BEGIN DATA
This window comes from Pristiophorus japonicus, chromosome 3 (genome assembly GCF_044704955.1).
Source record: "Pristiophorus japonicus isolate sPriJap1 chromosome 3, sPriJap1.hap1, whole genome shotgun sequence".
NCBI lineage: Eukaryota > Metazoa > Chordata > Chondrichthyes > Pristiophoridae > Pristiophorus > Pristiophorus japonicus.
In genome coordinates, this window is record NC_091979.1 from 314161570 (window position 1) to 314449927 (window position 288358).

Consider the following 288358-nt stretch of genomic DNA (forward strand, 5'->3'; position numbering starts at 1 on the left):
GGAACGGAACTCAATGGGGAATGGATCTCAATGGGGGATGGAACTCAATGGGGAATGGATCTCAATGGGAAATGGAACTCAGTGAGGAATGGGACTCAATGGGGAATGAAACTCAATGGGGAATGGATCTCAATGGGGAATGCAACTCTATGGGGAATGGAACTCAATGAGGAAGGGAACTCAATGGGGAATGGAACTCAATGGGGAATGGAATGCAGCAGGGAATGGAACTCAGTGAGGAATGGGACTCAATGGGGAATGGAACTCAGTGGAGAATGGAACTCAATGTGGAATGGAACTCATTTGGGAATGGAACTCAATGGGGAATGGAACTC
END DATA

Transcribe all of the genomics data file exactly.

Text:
This window comes from Pristiophorus japonicus, chromosome 3 (genome assembly GCF_044704955.1).
Source record: "Pristiophorus japonicus isolate sPriJap1 chromosome 3, sPriJap1.hap1, whole genome shotgun sequence".
NCBI lineage: Eukaryota > Metazoa > Chordata > Chondrichthyes > Pristiophoridae > Pristiophorus > Pristiophorus japonicus.
In genome coordinates, this window is record NC_091979.1 from 314161570 (window position 1) to 314449927 (window position 288358).

Consider the following 288358-nt stretch of genomic DNA (forward strand, 5'->3'; position numbering starts at 1 on the left):
GGAACGGAACTCAATGGGGAATGGATCTCAATGGGGGATGGAACTCAATGGGGAATGGATCTCAATGGGAAATGGAACTCAGTGAGGAATGGGACTCAATGGGGAATGAAACTCAATGGGGAATGGATCTCAATGGGGAATGCAACTCTATGGGGAATGGAACTCAATGAGGAAGGGAACTCAATGGGGAATGGAACTCAATGGGGAATGGAATGCAGCAGGGAATGGAACTCAGTGAGGAATGGGACTCAATGGGGAATGGAACTCAGTGGAGAATGGAACTCAATGTGGAATGGAACTCATTTGGGAATGGAACTCAATGGGGAATGGAACTC